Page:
“Tonight’s Late Night Showcase will be sponsored by EMI Gospel and if the old eyes and feet can make it, I will be there…”
Famous last words. I put head to pillow for just a few moments before heading back out the door to check out the EMI Gospel showcase at 11:30 a.m. I woke up two hours later, at 1:30 a.m. The showcase was probably still going on, but my energy was gone, and I was out for the evening/morning.
Wednesday was another day, Scarlett O’Hara, and with it brought more Milestone Moments on Kingdom Road. Early in the first Gospel Announcers Guild session, GAG Chaplain Juandolyn Stokes proved why all you need to raise the roof is a Hammond Organ, drums, and a serious singing voice. As she does every morning to start the GAG sessions, Juandolyn brought the message down upon the souls in the room with such indelibility that the words cannot ever be erased. Together, she and the drum and organ turned the room into church.
But that’s the power of gospel music. If anyone doubts the genre’s ability to turn the heart and mind, tell me what other musical style requires an army of nurses to minister to those slain in the spirit during the singing!
More special guests dropped in the GAG meeting, among them Daryl Coley who is now National Spokesperson for the American Diabetes Association. Diabetes is particularly rampant among the African-American community, and almost caused Daryl himself to undergo amputation. But “I’m still here,” Daryl says, “and we need to rethink our eating habits and get checked out.” Daryl reminded us that diabetes took the life of stalwart artists such as Mattie Moss Clark and Rev. Issac Douglas. Legendary producer Michael Brooks was in the audience to lend his support of Coley’s work, which included a CD of PSAs for announcers to take back to their respective stations.
Dewayne Harvey and Unrestrained Praise provided a praise break. The energetic and soulful performance of Unrestrained Praise’s female lead not only left several audience members slain in the spirit but she brought herself to briny tears of ecstasy.
Donald Lawrence also stopped by to promote his new project. Subsequently, soloists Steven Hurd and Melonie Daniels provided more praise break moments; Daniels rendered Thomas Whitfield’s “Precious Jesus” with strength and beauty.
Sheilah Belle of the Belle Report spoke on the power of media to spread the gospel of gospel. She outlined a number of steps for artists and producers to follow when approaching the media for attention. The Belle Report now has 50,000 email subscribers. She and Lee Michaels will be inducted into the Broadcast Hall of Fame.
The Central South Distribution showcase later in the afternoon featured performances by Ken Reynolds, Ami Rushes (whose new project, Covering, is taking old-school gospel and redoing it for a contemporary audience). The female ensemble Witness was one of the standout artists to perform during my stay at the showcase. They are the Pointer Sisters of gospel music (or are the Pointers the RnB version of Witness?). Their rendition of “Touch Your Promise” from their new project, Speak to the Generations, wrecked the place, making me rethink my recommendation that “Clap Your Hands” is the top track on the CD. So moving was their performance that the audience kept singing “Promise” after the ladies left the stage, and compelled the ensemble to return to sing more.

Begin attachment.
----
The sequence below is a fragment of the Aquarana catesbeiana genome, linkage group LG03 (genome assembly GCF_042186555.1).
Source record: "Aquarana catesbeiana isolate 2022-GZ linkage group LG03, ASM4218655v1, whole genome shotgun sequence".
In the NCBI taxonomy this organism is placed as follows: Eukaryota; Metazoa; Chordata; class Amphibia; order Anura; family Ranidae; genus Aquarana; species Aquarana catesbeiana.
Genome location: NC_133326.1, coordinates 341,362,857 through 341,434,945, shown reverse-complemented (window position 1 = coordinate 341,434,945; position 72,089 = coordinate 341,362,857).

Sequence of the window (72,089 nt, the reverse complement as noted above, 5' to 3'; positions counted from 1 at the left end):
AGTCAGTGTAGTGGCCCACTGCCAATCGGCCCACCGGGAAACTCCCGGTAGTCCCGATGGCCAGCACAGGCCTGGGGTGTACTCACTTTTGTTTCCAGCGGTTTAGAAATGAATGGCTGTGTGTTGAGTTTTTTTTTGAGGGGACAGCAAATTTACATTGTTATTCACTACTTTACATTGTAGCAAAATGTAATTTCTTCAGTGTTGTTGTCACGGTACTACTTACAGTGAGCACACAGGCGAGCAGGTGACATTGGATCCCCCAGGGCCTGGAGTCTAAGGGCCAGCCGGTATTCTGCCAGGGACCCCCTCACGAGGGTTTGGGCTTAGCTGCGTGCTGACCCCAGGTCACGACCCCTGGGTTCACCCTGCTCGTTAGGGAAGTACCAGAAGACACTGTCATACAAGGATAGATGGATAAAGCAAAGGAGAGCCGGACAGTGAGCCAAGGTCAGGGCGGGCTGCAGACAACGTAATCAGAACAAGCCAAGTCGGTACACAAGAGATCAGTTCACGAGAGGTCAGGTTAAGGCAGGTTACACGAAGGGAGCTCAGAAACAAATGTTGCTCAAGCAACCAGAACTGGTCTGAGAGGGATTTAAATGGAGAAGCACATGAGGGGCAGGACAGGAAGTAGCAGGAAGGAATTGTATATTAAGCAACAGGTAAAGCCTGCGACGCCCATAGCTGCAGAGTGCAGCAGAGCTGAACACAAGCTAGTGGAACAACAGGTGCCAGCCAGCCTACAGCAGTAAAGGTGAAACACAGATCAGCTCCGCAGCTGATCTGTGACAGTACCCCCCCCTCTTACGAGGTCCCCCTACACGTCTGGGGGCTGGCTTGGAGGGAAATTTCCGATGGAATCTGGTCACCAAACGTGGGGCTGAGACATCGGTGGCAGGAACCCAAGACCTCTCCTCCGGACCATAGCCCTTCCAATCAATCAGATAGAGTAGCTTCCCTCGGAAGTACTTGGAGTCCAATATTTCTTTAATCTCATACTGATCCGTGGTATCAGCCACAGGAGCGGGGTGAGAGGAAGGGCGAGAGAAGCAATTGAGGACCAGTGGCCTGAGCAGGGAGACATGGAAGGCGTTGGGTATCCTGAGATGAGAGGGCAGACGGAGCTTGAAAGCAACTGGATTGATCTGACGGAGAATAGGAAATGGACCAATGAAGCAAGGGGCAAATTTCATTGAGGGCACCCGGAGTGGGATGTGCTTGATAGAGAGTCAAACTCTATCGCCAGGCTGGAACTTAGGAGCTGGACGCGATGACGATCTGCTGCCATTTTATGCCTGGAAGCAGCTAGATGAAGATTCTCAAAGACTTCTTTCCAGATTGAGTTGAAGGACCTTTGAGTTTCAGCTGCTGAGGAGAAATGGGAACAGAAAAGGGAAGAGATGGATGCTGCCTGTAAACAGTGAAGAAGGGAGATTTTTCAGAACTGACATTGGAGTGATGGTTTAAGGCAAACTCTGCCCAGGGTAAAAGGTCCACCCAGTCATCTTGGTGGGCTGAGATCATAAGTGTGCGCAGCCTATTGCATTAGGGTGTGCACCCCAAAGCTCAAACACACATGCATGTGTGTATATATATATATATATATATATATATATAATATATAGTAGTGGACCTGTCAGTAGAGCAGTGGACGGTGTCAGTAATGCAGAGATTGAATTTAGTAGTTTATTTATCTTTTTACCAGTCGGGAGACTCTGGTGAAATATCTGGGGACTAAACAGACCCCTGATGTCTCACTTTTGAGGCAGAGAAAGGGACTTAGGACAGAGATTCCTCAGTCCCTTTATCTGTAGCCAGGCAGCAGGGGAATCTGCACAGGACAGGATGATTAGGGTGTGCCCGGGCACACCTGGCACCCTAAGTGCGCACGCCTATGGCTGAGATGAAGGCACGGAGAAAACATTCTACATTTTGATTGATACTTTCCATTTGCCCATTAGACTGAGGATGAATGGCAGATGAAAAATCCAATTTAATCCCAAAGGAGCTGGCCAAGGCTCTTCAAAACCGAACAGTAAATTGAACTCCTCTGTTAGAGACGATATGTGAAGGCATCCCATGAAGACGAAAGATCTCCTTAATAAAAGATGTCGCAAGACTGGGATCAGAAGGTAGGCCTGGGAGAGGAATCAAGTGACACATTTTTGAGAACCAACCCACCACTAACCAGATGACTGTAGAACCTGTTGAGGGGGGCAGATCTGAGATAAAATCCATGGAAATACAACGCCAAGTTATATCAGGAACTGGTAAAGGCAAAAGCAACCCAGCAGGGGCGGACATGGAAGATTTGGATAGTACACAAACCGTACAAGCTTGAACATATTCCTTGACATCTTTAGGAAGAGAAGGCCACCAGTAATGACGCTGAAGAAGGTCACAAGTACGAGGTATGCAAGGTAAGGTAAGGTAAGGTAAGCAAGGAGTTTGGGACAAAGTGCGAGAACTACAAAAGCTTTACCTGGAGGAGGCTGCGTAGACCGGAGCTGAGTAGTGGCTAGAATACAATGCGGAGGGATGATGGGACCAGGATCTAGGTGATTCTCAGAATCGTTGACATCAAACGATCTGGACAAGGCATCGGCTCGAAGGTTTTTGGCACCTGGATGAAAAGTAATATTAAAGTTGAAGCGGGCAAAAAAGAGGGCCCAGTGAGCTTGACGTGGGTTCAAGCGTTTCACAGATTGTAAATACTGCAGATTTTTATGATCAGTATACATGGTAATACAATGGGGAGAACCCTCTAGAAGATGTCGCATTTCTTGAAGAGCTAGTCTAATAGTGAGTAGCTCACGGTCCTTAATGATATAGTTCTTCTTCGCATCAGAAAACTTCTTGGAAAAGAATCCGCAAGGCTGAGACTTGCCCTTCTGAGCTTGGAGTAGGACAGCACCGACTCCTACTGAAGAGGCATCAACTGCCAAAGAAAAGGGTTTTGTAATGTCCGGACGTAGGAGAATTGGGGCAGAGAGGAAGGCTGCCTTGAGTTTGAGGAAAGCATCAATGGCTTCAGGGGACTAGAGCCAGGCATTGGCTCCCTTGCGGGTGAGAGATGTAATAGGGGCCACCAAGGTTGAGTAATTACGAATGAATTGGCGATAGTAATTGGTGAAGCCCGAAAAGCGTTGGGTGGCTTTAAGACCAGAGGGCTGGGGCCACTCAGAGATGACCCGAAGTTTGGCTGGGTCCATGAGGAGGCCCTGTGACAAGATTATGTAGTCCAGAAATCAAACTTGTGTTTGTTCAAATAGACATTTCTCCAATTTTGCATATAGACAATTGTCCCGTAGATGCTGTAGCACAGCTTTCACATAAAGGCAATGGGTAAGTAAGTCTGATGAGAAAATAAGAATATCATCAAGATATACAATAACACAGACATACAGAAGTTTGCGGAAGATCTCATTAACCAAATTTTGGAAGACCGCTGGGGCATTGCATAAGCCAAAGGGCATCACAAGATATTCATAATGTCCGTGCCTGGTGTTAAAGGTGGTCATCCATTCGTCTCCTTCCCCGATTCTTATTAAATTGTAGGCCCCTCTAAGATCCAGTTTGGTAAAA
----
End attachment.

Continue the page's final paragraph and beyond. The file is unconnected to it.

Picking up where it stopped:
The Evereadys from Detroit were also on hand. As thirty-year veterans, they know their quartet singing. They wowed me at GMWA last year with their a cappella singing and they are back with a cool, Northern Soul sound.
Wednesday evening I attended the Quartet Division’s annual Banquet at which a galaxy of quartet pioneers are recognized. The event was sponsored by Miracle 4 Life Records, a label started by former New Orleans Saints player Joe Horn. Horn founded the label to right the wrongs that quartets have suffered in the past. Via DVD, Horn said he “wants to change the industry” by providing top-quality treatment of artists in both their accommodations and remuneration. “If we fail, we will fail trying to change the industry.”
During dinner, the Evereadys performed with enough gusto to tilt a speaker off the stage (ironically during “I’m Learning to Lean,” the speaker leaned down on the shoulder of a banquet attendee). Though still young men on the quartet circuit and performing in the presence of such legends as the Mighty Clouds of Joy and the Gospel Keynotes, the Soul Seekers followed the Evereadys and not only held their own but tore the place apart.
After saluting such superstars as Joe Ligon, Evangelist Shirley Caesar, Mildred Clark, Robert Dixon of the Salem Travelers, and the industry’s “radio angels,” Ligon and Caesar duetted, backed by the Mighty Clouds of Joy and members of the Christianaires (the quartet’s Tyrone Porter was banquet host). The winners of the quartet talent search were Reggie and Company. Everyone received a CD featuring vintage recordings of the honorees, said recordings coming via the collection of yours truly.
Though the banquet ended at 12:30 a.m., the GMWA was still very much in full force. The “marriage” of Gospo Centric and Verity Records was taking place in the Hyatt Grand Ballroom. While I headed up to my room, assuming that the ceremony was well underway, it turns out it had just begun. In fact, I woke up around 4:30 a.m. to the sound of heavy bass and gospel singing emanating somewhere from the hotel. Thinking it was someone playing CDs on my floor, I went back to bed. I learned Thursday morning that what I heard was the showcase still going strong, eight floors below me, with Kirk Franklin performing at around 4 a.m. and concluding around 4:30. And they say rock and blues musicians can turn night into day!